As luck would have it I was speaking to a friend on another matter and happened to mention what we had in mind - “I have an industrial sewer if you want to use it”, it was music to my ears. The proviso was that the machine had to be stored and used inside the house rather than in a possibly damp environment like my shed (wife was not amused). I would appreciate being inside though as it would be the middle of winter, the downside that there wasn't much room to work in.

    After using the prototype again at the CamperTrailers Group Jackass Fern Gully meet in April (it was wet) I had a rethink. As our 2 older kids are now away at Uni there are usually only 2 or 3 of us camping, with a soft floor camper trailer the wife and I would have the luxury of the high-rise bed but our youngest would still get the floor. A 3 berth camper trailer was the answer, but without breaking the budget. If the other kids were home and wanted to come camping then there's always the tents.

a new design

    The trick was to come up with a way that opened up the trailer allowing access to a second bed inside - this meant the main bed had to flip or slide out. A double bed mattress is a little smaller than the 7' x 5' I had to work with so either way would be OK. One thing I decided was that the main bed had to finish over the drawbar when opened as this is really a dead area on a trailer and supporting the bed base off the drawbar is much easier than one coming out from the side or back.

    I think I over engineered the bed base design though. With a 25mm square RHS frame and 12mm CD ply top I calculated it would weight nearly 40kg - without a mattress. At over 2m long I don't think it would have been manageable in an end flip configuration. So, a slide out it had to be.

    Another constraint I placed upon the design was the packed height of the trailer, an issue found with the Mk1 – with 2 mattresses and a table on top it was too high . I hate not being able to see over what I'm towing (which is why we will probably never have a caravan). It meant lowering the bed into the trailer, but this was a good thing as the tent could fold inside the trailer and nothing would move around whilst travelling.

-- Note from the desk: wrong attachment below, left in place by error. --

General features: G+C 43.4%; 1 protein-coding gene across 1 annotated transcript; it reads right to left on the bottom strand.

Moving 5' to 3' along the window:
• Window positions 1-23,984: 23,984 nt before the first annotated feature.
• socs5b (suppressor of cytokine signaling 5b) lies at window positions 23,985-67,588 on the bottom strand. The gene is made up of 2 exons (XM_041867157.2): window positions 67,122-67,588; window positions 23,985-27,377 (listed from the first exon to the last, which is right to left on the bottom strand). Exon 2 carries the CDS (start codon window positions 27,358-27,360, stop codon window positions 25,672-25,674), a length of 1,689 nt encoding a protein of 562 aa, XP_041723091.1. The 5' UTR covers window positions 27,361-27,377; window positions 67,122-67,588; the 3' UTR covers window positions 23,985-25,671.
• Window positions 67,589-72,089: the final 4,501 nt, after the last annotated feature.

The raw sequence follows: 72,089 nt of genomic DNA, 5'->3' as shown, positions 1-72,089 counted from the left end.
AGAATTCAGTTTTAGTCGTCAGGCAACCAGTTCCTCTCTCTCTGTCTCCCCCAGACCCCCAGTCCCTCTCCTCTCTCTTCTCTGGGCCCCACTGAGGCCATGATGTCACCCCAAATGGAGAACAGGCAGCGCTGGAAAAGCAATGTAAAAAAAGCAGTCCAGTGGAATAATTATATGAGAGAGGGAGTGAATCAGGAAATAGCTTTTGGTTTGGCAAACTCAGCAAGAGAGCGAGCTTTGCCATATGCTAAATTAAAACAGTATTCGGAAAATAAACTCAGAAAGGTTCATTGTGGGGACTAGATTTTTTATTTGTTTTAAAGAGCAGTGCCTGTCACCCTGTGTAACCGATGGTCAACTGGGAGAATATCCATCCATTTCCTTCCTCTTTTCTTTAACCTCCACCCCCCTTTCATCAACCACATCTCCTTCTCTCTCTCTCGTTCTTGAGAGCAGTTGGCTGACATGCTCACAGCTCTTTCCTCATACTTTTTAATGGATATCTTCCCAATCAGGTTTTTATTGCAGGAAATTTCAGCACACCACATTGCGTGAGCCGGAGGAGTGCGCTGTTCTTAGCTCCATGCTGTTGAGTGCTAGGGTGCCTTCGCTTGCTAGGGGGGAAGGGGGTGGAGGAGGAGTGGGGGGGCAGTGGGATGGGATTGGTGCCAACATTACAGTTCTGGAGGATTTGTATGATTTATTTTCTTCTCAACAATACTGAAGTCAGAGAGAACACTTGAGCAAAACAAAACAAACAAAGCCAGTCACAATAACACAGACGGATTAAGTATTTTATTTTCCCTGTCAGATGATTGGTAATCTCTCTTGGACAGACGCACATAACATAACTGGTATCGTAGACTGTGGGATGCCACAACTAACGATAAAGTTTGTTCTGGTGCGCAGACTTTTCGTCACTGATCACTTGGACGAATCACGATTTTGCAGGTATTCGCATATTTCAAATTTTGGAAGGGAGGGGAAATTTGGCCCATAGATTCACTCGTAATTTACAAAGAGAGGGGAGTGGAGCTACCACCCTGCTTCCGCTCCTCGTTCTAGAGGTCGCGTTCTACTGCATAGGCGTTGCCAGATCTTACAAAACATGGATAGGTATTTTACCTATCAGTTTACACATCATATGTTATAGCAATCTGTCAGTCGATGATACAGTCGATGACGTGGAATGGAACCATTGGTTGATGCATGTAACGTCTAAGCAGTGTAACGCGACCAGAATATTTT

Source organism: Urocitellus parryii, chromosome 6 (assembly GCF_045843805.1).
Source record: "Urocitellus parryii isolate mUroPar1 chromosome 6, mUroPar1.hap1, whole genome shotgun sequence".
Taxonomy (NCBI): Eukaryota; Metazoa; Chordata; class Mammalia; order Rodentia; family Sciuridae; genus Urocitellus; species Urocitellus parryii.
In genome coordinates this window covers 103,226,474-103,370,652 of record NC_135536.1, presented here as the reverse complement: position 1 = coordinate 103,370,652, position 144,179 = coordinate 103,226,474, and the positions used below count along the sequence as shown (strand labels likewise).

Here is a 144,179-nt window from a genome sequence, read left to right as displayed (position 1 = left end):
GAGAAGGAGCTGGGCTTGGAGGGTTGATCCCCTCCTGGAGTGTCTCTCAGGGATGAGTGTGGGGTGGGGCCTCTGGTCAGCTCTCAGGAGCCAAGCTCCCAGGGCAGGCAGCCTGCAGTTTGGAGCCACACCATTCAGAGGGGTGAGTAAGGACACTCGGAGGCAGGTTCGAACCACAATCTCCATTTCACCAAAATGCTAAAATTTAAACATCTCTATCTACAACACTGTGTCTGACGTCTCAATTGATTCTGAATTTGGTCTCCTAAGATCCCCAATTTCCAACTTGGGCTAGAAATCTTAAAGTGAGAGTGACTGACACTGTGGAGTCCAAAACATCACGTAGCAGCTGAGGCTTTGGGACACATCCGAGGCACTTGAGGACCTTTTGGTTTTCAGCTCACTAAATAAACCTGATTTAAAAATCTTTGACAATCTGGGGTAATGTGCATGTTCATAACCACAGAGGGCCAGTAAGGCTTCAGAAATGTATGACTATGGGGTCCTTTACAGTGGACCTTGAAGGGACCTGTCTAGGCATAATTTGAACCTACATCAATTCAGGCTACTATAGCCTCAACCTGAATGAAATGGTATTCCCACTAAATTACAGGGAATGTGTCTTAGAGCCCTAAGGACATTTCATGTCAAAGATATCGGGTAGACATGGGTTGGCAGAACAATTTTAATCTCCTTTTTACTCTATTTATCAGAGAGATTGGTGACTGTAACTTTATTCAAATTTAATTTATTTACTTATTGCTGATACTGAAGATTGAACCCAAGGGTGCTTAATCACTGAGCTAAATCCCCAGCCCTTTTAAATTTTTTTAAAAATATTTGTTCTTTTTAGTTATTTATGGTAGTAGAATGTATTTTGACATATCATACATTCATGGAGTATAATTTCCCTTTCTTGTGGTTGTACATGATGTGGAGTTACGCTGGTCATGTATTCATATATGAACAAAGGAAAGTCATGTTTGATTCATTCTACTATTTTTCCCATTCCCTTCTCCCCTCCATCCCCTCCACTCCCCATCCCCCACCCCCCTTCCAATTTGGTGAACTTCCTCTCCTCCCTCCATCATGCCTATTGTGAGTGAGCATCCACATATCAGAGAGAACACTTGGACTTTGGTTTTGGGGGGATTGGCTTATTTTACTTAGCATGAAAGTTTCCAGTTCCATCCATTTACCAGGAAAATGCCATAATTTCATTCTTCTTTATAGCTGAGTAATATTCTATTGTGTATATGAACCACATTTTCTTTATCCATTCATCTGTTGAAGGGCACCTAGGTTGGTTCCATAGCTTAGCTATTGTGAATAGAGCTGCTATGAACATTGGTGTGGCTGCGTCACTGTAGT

A downside to dropping the bed meant that our big icebox would no longer fit underneath. We had smaller one though and would became the gauge to set the height of the bed base. My beer would have to go in an esky instead. The bonus of this camper trailer design is that less canvas is required than a normal soft floor, it's not as long or as deep and although a little higher, the bottom of the walls start almost a metre from the ground.

    It was at this point that I decided to go for it and make my own.

    A great tool I found was to draw everything out on graph paper as it allows you to do scale measurements and see where everything fits. Rather than buying graph paper though I found a website that allows you to print your own - http://incompetech.com/graphpaper/


the bed

    From our savings, the steel and timber was purchased for the bed base. The front gate was removed and a horizontal support bar welded across the opening. The rear gate, which no longer needed to be opened, was bolted and sealed up.